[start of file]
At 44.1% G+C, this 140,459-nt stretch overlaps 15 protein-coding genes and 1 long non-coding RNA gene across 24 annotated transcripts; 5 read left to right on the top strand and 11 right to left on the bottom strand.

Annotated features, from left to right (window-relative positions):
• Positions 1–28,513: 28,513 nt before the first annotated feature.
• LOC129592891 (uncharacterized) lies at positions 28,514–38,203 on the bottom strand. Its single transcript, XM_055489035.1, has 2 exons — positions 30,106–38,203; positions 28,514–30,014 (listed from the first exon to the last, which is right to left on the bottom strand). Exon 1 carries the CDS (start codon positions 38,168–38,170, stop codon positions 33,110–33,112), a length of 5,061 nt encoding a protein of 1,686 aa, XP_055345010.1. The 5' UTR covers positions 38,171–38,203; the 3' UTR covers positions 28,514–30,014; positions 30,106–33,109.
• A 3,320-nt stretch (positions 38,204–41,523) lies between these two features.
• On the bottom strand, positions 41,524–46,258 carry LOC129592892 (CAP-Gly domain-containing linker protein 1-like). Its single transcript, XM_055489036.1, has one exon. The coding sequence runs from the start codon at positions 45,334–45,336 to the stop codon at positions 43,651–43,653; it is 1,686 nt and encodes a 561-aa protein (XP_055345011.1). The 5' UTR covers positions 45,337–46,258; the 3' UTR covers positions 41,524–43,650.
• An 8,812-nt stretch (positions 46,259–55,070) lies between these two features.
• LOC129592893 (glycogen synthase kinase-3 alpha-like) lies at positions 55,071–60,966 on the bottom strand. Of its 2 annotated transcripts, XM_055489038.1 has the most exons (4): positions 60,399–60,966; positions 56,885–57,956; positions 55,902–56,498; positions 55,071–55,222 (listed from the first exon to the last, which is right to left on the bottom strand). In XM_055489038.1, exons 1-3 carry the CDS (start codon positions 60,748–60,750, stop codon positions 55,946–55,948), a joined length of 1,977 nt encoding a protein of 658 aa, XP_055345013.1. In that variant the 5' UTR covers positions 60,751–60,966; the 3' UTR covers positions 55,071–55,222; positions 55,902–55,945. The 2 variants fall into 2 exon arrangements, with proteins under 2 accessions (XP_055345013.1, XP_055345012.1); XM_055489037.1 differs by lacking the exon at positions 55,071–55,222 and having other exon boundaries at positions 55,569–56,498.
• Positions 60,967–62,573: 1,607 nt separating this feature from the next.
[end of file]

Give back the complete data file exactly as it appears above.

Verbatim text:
At 44.1% G+C, this 140,459-nt stretch overlaps 15 protein-coding genes and 1 long non-coding RNA gene across 24 annotated transcripts; 5 read left to right on the top strand and 11 right to left on the bottom strand.

Annotated features, from left to right (window-relative positions):
• Positions 1–28,513: 28,513 nt before the first annotated feature.
• LOC129592891 (uncharacterized) lies at positions 28,514–38,203 on the bottom strand. Its single transcript, XM_055489035.1, has 2 exons — positions 30,106–38,203; positions 28,514–30,014 (listed from the first exon to the last, which is right to left on the bottom strand). Exon 1 carries the CDS (start codon positions 38,168–38,170, stop codon positions 33,110–33,112), a length of 5,061 nt encoding a protein of 1,686 aa, XP_055345010.1. The 5' UTR covers positions 38,171–38,203; the 3' UTR covers positions 28,514–30,014; positions 30,106–33,109.
• A 3,320-nt stretch (positions 38,204–41,523) lies between these two features.
• On the bottom strand, positions 41,524–46,258 carry LOC129592892 (CAP-Gly domain-containing linker protein 1-like). Its single transcript, XM_055489036.1, has one exon. The coding sequence runs from the start codon at positions 45,334–45,336 to the stop codon at positions 43,651–43,653; it is 1,686 nt and encodes a 561-aa protein (XP_055345011.1). The 5' UTR covers positions 45,337–46,258; the 3' UTR covers positions 41,524–43,650.
• An 8,812-nt stretch (positions 46,259–55,070) lies between these two features.
• LOC129592893 (glycogen synthase kinase-3 alpha-like) lies at positions 55,071–60,966 on the bottom strand. Of its 2 annotated transcripts, XM_055489038.1 has the most exons (4): positions 60,399–60,966; positions 56,885–57,956; positions 55,902–56,498; positions 55,071–55,222 (listed from the first exon to the last, which is right to left on the bottom strand). In XM_055489038.1, exons 1-3 carry the CDS (start codon positions 60,748–60,750, stop codon positions 55,946–55,948), a joined length of 1,977 nt encoding a protein of 658 aa, XP_055345013.1. In that variant the 5' UTR covers positions 60,751–60,966; the 3' UTR covers positions 55,071–55,222; positions 55,902–55,945. The 2 variants fall into 2 exon arrangements, with proteins under 2 accessions (XP_055345013.1, XP_055345012.1); XM_055489037.1 differs by lacking the exon at positions 55,071–55,222 and having other exon boundaries at positions 55,569–56,498.
• Positions 60,967–62,573: 1,607 nt separating this feature from the next.